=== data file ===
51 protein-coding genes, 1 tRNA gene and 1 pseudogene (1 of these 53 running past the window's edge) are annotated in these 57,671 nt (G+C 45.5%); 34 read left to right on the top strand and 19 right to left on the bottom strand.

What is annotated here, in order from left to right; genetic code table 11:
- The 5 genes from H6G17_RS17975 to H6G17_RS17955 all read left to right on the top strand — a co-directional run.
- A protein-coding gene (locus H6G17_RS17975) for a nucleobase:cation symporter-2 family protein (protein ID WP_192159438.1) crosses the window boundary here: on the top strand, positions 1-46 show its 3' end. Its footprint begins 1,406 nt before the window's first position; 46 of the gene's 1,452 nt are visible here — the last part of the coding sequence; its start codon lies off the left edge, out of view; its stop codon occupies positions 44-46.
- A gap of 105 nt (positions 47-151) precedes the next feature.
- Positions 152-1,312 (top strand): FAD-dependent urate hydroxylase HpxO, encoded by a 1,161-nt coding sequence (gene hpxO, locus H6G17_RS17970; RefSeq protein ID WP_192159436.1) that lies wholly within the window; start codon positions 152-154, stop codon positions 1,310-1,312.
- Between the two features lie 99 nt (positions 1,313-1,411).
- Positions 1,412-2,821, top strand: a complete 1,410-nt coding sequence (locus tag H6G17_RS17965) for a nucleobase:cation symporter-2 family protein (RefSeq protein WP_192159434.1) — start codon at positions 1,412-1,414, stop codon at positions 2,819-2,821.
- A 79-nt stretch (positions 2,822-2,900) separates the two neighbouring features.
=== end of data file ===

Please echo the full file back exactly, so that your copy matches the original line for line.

51 protein-coding genes, 1 tRNA gene and 1 pseudogene (1 of these 53 running past the window's edge) are annotated in these 57,671 nt (G+C 45.5%); 34 read left to right on the top strand and 19 right to left on the bottom strand.

What is annotated here, in order from left to right; genetic code table 11:
- The 5 genes from H6G17_RS17975 to H6G17_RS17955 all read left to right on the top strand — a co-directional run.
- A protein-coding gene (locus H6G17_RS17975) for a nucleobase:cation symporter-2 family protein (protein ID WP_192159438.1) crosses the window boundary here: on the top strand, positions 1-46 show its 3' end. Its footprint begins 1,406 nt before the window's first position; 46 of the gene's 1,452 nt are visible here — the last part of the coding sequence; its start codon lies off the left edge, out of view; its stop codon occupies positions 44-46.
- A gap of 105 nt (positions 47-151) precedes the next feature.
- Positions 152-1,312 (top strand): FAD-dependent urate hydroxylase HpxO, encoded by a 1,161-nt coding sequence (gene hpxO, locus H6G17_RS17970; RefSeq protein ID WP_192159436.1) that lies wholly within the window; start codon positions 152-154, stop codon positions 1,310-1,312.
- Between the two features lie 99 nt (positions 1,313-1,411).
- Positions 1,412-2,821, top strand: a complete 1,410-nt coding sequence (locus tag H6G17_RS17965) for a nucleobase:cation symporter-2 family protein (RefSeq protein WP_192159434.1) — start codon at positions 1,412-1,414, stop codon at positions 2,819-2,821.
- A 79-nt stretch (positions 2,822-2,900) separates the two neighbouring features.